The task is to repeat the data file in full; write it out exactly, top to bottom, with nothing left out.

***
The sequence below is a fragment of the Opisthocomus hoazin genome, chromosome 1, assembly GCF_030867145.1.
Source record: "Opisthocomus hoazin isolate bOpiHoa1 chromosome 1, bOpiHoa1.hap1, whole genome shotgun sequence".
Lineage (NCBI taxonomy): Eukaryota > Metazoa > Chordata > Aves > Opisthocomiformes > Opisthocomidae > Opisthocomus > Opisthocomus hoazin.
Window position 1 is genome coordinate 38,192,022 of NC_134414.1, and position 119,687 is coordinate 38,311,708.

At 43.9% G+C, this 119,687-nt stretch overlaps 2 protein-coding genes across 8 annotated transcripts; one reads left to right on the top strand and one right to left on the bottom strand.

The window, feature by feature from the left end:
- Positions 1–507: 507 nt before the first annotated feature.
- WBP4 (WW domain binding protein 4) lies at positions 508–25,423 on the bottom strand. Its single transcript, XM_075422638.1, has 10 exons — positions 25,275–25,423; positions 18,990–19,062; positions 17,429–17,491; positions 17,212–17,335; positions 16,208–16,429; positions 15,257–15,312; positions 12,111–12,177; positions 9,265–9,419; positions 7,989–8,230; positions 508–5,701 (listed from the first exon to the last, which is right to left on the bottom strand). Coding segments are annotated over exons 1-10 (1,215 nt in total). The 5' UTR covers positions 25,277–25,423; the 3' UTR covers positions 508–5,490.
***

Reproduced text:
The sequence below is a fragment of the Opisthocomus hoazin genome, chromosome 1, assembly GCF_030867145.1.
Source record: "Opisthocomus hoazin isolate bOpiHoa1 chromosome 1, bOpiHoa1.hap1, whole genome shotgun sequence".
Lineage (NCBI taxonomy): Eukaryota > Metazoa > Chordata > Aves > Opisthocomiformes > Opisthocomidae > Opisthocomus > Opisthocomus hoazin.
Window position 1 is genome coordinate 38,192,022 of NC_134414.1, and position 119,687 is coordinate 38,311,708.

At 43.9% G+C, this 119,687-nt stretch overlaps 2 protein-coding genes across 8 annotated transcripts; one reads left to right on the top strand and one right to left on the bottom strand.

The window, feature by feature from the left end:
- Positions 1–507: 507 nt before the first annotated feature.
- WBP4 (WW domain binding protein 4) lies at positions 508–25,423 on the bottom strand. Its single transcript, XM_075422638.1, has 10 exons — positions 25,275–25,423; positions 18,990–19,062; positions 17,429–17,491; positions 17,212–17,335; positions 16,208–16,429; positions 15,257–15,312; positions 12,111–12,177; positions 9,265–9,419; positions 7,989–8,230; positions 508–5,701 (listed from the first exon to the last, which is right to left on the bottom strand). Coding segments are annotated over exons 1-10 (1,215 nt in total). The 5' UTR covers positions 25,277–25,423; the 3' UTR covers positions 508–5,490.